- One-woman false-accusation machine induced Pittsburgh police to file eight criminal cases against couple; one was jailed for six days and the other for six months before she admitted making it up [Paula Reed Ward, Pittsburgh Post-Gazette]
- Regulation is the bane of a great many California small businesses, and that goes for Humboldt County marijuana growers too [David Boaz, Cato]
- One Billy Goat might have cause to regret picking trademark fight with another [Timothy Geigner, TechDirt]
- “Antitrust Jurisprudence Is the Right’s Greatest Legal Success” [John McGinnis, Law and Liberty]
- State Attorney General Election Tracker is a new resource from law firm Cozen O’Connor tracking campaign and election news from state attorney general elections across the country;
- “Iowa judge admits hundreds of his rulings were ghost-written by attorneys” [Clark Kauffman, Des Moines Register]
Pittsburgh and Indiana readers! I will be giving talks about gerrymandering and redistricting reform this Thursday (Pittsburgh) and Mar. 20 (Bloomington, Ind.). Details of the lunchtime talks:
Feb. 15: Pitt Law School Federalist Society chapter, with Duquesne Law Prof. Will Huhn.
If you’re a longtime reader and would like to see if we could grab coffee, email editor at overlawyered dot com.
Relatedly, I’m pleased to report that my piece on politicians, voters, and gerrymandering is the lead essay in the latest Cato Policy Report, and that it’s now online.
My new op-ed, at column syndicator Inside Sources, on why Trump’s “I was elected to represent the citizens of Pittsburgh, not Paris,” is a powerful slogan critics underestimate at their peril. On the objection that the city of Pittsburgh voted heavily against Donald Trump, I write, “it seems to me it is Trump’s speechwriters rather than his critics who are showing the sounder grasp of what ‘elected to represent’ means. It is not supposed to mean ‘elected by one faction of the country to advance its interests as distinct from the interests of the other faction.’ In fact, we specifically shouldn’t want presidents to feel that they have no responsibility to represent the interests and rights of voters or regions that went strongly against them.”
Yes, mass production of web accessibility suits is under way: “A partner of [Pittsburgh-based] Carlson Lynch Sweet Kilpela & Carpenter, which represents plaintiffs in such cases, tells the [Chicago] Tribune that it sent out about 25 demand letters to real estate companies in recent months.” [ABA Journal; Kenneth Harney; our 15+ years of coverage of the slow-motion legal disaster that is web accessibility]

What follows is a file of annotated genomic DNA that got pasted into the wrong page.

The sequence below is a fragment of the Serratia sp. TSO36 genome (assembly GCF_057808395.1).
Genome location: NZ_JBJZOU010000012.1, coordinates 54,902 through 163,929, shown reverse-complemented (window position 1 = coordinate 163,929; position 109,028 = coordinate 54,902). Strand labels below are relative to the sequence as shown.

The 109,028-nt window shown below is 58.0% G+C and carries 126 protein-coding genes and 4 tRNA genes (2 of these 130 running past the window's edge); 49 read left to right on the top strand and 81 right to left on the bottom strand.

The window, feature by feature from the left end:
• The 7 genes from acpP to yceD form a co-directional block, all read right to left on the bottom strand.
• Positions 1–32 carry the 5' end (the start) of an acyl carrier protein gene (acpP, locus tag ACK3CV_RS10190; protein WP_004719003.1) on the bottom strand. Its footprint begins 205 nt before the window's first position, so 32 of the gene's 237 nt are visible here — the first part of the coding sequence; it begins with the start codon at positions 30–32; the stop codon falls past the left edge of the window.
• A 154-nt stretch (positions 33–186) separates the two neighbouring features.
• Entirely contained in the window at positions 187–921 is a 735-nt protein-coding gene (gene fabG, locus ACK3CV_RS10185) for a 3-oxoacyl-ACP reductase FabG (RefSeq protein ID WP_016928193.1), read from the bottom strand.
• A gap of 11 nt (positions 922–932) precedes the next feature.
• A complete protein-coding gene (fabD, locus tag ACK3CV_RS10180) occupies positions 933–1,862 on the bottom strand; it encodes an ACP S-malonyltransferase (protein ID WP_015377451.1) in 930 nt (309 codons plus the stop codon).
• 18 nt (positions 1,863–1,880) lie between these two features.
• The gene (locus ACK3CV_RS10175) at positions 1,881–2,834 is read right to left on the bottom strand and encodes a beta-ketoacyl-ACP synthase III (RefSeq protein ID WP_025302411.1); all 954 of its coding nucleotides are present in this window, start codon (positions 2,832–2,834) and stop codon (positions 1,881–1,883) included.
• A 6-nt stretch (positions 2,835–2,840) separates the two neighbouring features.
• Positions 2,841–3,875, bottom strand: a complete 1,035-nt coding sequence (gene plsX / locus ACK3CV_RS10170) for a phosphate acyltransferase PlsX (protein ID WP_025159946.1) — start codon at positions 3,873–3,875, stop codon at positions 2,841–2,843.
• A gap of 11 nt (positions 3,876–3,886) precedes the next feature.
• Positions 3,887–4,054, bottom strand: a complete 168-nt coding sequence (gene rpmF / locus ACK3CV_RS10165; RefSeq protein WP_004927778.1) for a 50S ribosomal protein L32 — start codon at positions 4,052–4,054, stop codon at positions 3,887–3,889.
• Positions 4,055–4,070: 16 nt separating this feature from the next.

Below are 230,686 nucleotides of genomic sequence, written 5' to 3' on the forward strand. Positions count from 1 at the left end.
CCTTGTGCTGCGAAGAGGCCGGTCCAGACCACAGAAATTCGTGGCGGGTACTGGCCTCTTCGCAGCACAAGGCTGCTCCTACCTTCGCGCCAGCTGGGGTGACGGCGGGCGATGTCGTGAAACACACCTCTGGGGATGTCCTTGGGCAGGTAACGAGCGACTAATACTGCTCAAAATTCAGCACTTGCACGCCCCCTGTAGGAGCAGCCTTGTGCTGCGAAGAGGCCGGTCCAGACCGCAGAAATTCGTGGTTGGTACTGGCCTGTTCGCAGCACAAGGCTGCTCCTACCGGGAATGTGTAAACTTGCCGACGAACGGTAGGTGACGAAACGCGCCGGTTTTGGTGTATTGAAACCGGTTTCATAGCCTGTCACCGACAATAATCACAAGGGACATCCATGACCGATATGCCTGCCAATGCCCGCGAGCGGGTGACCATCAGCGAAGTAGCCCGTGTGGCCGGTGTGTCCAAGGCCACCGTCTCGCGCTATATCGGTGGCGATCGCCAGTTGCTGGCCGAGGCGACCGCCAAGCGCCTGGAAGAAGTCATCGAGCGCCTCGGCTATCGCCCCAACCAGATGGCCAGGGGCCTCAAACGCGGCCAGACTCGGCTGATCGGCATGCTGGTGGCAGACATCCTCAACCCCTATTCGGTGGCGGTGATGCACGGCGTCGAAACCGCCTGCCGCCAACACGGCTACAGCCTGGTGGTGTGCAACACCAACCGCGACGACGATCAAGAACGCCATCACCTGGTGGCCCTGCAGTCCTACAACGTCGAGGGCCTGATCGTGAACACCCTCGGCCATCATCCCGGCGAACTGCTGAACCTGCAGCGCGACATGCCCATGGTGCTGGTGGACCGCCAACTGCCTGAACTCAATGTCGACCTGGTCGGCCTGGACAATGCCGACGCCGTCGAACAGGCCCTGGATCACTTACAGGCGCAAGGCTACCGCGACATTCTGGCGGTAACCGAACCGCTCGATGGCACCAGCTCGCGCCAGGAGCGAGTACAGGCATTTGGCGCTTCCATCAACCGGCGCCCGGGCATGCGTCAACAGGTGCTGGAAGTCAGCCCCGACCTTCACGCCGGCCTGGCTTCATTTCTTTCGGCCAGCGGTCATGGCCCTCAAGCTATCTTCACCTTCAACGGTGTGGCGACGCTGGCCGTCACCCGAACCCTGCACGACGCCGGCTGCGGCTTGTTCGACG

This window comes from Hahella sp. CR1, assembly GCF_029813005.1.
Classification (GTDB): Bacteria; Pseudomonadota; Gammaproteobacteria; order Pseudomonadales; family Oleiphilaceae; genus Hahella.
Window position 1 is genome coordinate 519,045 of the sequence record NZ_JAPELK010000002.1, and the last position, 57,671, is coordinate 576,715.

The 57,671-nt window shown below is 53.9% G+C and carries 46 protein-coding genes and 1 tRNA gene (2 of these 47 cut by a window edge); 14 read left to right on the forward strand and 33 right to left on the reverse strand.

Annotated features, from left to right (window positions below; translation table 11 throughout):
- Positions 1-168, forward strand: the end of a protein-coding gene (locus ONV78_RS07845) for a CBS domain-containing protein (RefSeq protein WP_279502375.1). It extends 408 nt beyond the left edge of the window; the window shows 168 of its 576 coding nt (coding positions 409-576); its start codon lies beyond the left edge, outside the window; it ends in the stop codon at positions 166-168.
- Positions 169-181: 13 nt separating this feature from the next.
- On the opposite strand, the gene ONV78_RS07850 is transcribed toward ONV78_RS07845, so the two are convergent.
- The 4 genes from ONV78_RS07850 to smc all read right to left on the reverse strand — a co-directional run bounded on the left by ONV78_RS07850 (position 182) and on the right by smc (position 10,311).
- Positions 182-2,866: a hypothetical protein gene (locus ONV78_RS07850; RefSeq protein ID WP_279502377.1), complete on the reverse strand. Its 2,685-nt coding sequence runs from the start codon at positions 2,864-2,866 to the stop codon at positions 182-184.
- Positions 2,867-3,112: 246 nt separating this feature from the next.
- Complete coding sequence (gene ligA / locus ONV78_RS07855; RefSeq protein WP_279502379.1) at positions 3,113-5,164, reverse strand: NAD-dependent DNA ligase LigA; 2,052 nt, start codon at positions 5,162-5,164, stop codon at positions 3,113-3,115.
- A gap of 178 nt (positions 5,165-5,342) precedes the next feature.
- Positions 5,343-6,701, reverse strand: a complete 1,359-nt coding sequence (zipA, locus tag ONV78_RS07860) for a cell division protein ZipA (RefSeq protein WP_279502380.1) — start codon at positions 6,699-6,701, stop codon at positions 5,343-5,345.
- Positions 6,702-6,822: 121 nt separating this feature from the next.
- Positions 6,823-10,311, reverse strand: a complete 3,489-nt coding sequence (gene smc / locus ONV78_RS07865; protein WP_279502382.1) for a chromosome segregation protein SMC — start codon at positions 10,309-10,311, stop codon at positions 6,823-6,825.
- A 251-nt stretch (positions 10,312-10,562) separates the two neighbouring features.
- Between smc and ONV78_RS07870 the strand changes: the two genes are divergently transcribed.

The great thing about discrimination-in-public-accommodations law is all the social harmony: barber near Pittsburgh fined $750 by state of Pennsylvania for declining to cut women’s hair [Scott Shackford, Reason]
- “Emails show feds asking Florida cops to deceive judges by calling Stingrays ‘confidential sources.'” [Wired]
- Trial penalty: mortgage fraud defendants in study fared far worse if they insisted on process of law to which they are notionally entitled under Constitution [Wes Oliver at Daniel Fisher’s; more on joint Duquesne Law/Pittsburgh Post Gazette study from reporter Rich Lord, first, second]
- “‘Florida’s Worst Cop’ Finally Convicted of Something, May Be Headed to Jail” [Ed Krayewski, Reason, earlier]
- “Plans to expand scope of license-plate readers alarm privacy advocates” [Center for Investigative Reporting, earlier here, here, here, here, here] But at least our sensitive personal information will be safe with the government! [Lowering the Bar]
- “Challenges to ‘shaken baby’ convictions mounting” [Wisconsin State Journal, earlier]
- A Pavlik Morozov for the Drug War? “Brave” Minnesota 9-year-old hailed for turning in parents on pot rap [Minneapolis Star-Tribune, background on Soviet youth hero]
- “Police SWAT teams in Massachusetts form private corporations, then claim immunity from disclosure laws” [Radley Balko via @gabrielroth, more from ACLU report on police militarization]
The parents of a man killed in a 3 a.m. altercation outside the Original Hot Dog Shop in Pittsburgh’s Oakland neighborhood have sued the shop’s owners, saying the failure to provide security personnel “was an outrageous, reckless and callous act, in disregard for the safety of its patrons.” [Paula Reed Ward, Pittsburgh Post-Gazette]
- “Class counsel in Facebook ‘Sponsored Stories’ case seeks to impose $32,000 appeal bond on class-action objectors” [Public Citizen, Center for Class Action Fairness]
- The best piece on bar fight litigation I’ve ever read [Burt Likko, Ordinary Gentlemen]
- Casino mogul Adelson campaigns to suppress online gaming; is your state attorney general among those who’ve signed on? [PPA, The Hill]
- Foreign Corrupt Practices Act (FCPA): “Anyone who values the rule of law should be alarmed by the ADM enforcement action.” [Mike Koehler]
- New FMCSA rules on length of workweek make life difficult for long-haul truckers [Betsy Morris, WSJ via Lee Habeeb and Mike Leven, National Review and more]
- “It takes a remarkable amount of nerve to cobble together publicly available facts, claim you’ve uncovered a fraud on the government, and file a lawsuit from which you could earn substantial financial benefits.” [Richard Samp, WLF] Whistleblower-law lobby tries to get its business model established in West Virginia [W.V. Record]
- Pittsburgh readers, hope to see you tomorrow at Duquesne [law school Federalist Society]
I’ll be speaking at Duquesne Law.